It was this theme and its multiple variants that drove me up a wall. Mr. bin Laden had taken comfort at finding a fifth column in our midst, fulfilling his hopes of undermining our morale by exposing our soft underbelly, our inability to accept death in the interest of a higher purpose. That we can’t say the words “higher purpose” without a secular smirk may in itself be the fatal weakness in our society.
I was reminded of George Orwell’s criticism of the British intelligentsia during World War II. He derided the “irresponsible carping of people who have never been and never expect to be in a position of power.” He talked about the flabby pacifists of the left, the “emotional shallowness of people who live in a world of ideas and have little contact with physical reality.”
As long as we blame every global uprising on U.S. “imperialism,” then we patronize other countries and ethnic groups by infantilizing them, removing their autonomy, depriving them of the right and obligation to criticize themselves.
Islamic scholar Bernard Lewis’ article in the Nov. 19 New Yorker should be required reading for every armchair pundit. An update of his prophetic 1990 article for The Atlantic Monthly about the age-old struggle between Islam and Christendom as it was then approaching its current phase, Mr. Lewis has shown how the fanatical war to recover a lost glory far transcends the specific issues and policies of individual countries. The Soviet Union was far more repressive of its Muslim populations, committing Islam’s cardinal sin of having infidels dominate true believers, but Russia simply held no attraction for the Muslim masses and was therefore never a target. What comes through in Mr. Lewis’ and every other knowledgeable account is how little we understand the forces arrayed against us, how compulsively we force our own liberal, a historical consciousness on the dark, implacable passions of the other side.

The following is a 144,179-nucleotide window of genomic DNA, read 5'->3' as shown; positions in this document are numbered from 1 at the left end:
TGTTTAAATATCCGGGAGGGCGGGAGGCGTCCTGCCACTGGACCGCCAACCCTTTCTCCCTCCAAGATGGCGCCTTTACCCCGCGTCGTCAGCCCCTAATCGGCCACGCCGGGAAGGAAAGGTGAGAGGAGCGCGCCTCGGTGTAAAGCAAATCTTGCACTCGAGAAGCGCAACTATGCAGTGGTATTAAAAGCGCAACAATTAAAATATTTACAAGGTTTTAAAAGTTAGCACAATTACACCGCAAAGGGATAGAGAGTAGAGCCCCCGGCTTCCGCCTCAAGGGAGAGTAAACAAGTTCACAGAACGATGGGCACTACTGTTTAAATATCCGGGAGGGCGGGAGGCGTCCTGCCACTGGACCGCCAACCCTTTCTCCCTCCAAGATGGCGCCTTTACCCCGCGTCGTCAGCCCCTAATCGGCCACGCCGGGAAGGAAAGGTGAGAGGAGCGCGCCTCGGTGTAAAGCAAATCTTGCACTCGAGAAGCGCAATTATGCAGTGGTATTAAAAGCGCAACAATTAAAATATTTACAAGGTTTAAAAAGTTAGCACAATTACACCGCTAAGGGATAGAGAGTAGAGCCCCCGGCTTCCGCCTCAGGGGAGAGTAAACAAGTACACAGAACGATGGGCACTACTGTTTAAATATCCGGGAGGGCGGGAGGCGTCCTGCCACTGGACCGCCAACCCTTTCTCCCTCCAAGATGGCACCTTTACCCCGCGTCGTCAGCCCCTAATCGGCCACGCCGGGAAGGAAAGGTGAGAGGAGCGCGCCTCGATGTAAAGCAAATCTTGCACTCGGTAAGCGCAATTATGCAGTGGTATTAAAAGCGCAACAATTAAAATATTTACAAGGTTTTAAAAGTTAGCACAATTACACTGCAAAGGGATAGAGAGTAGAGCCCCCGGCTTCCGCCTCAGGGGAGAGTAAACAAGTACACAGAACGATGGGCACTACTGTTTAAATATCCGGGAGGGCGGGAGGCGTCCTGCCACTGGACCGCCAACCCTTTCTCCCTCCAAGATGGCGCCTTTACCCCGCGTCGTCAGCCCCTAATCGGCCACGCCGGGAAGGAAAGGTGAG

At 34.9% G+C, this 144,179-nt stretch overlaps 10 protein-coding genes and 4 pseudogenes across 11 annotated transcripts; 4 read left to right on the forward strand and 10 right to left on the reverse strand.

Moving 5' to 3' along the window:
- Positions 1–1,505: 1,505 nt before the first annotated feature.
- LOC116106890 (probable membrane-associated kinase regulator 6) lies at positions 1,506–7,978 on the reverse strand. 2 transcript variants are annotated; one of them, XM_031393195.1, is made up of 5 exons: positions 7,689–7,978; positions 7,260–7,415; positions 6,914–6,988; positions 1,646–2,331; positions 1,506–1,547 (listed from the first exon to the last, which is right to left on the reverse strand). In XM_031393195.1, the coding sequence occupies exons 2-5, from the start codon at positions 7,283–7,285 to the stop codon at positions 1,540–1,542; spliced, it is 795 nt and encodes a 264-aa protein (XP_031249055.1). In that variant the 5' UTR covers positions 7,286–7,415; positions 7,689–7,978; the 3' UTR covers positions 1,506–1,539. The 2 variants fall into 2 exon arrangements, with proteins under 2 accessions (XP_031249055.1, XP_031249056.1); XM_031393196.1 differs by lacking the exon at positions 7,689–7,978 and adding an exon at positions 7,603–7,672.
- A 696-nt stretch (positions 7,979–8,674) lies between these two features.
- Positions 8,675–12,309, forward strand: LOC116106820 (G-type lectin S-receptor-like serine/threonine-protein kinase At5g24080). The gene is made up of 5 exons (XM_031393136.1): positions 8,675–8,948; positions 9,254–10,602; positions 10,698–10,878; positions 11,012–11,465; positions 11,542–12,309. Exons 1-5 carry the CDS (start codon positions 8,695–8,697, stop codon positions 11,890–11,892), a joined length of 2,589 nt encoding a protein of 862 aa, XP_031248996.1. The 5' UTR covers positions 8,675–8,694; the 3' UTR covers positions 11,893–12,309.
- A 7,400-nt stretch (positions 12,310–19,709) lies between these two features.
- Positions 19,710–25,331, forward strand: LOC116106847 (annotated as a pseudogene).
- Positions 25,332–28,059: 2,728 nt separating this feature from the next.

Yet not since Mao’s little red book has auto-critique been so fashionable. We can all sit around and thrash out the intricacies of the Koran, stand up and confess our impurities and addictions: to getting and spending, Western-style; to theater and movies, television and books and art and sophisticated drugs and high-tech medical treatment; to our more worldly religions and our veneration of rationalism. Maybe we could even trash a couple of Buddha statues as an acknowledgment of our culpability for carrying the treasures of other cultures to the safety of our museums.
To put ourselves in their shoes, our women could wear shawls and stay home say three days a week; our men could grow beards, pray five times a day and shave their armpits. And most importantly, whenever the conversation turns to Mr. bin Laden, we should revert to self-flagellation; we should stand in the corner and repeat, over and over again, “We’re the bad guys.” Not goodhearted empathetic us , of course, but our parents, the folks in the White House and the administration, the military and the F.B.I. and the C.I.A. For to many on the left, those daddy surrogates-not the Islamic extremists-are the real them . And the us is the smart, the hip, the intellectual, the peace-lovers with utopian yearnings and a sneaking admiration for cave-dwelling hair-shirt demagogues like Mr. bin Laden.
I’m uncomfortable with flag-waving and the down-home hayseed vernacular of our rhetorically challenged President, but I’d rather see knees jerk in the direction of jingoism than defeatism.